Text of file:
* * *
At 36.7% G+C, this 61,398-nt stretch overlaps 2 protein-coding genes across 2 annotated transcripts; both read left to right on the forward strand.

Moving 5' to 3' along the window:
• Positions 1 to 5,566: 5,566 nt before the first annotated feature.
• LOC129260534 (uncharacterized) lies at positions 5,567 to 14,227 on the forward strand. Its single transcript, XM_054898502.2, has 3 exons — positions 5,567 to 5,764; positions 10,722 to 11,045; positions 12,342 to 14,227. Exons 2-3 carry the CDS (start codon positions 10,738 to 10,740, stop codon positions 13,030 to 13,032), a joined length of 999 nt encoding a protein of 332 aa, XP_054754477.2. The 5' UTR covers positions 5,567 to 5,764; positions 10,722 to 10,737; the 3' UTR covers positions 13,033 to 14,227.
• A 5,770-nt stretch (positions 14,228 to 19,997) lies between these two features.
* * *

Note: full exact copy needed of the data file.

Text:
At 36.7% G+C, this 61,398-nt stretch overlaps 2 protein-coding genes across 2 annotated transcripts; both read left to right on the forward strand.

Moving 5' to 3' along the window:
• Positions 1 to 5,566: 5,566 nt before the first annotated feature.
• LOC129260534 (uncharacterized) lies at positions 5,567 to 14,227 on the forward strand. Its single transcript, XM_054898502.2, has 3 exons — positions 5,567 to 5,764; positions 10,722 to 11,045; positions 12,342 to 14,227. Exons 2-3 carry the CDS (start codon positions 10,738 to 10,740, stop codon positions 13,030 to 13,032), a joined length of 999 nt encoding a protein of 332 aa, XP_054754477.2. The 5' UTR covers positions 5,567 to 5,764; positions 10,722 to 10,737; the 3' UTR covers positions 13,033 to 14,227.
• A 5,770-nt stretch (positions 14,228 to 19,997) lies between these two features.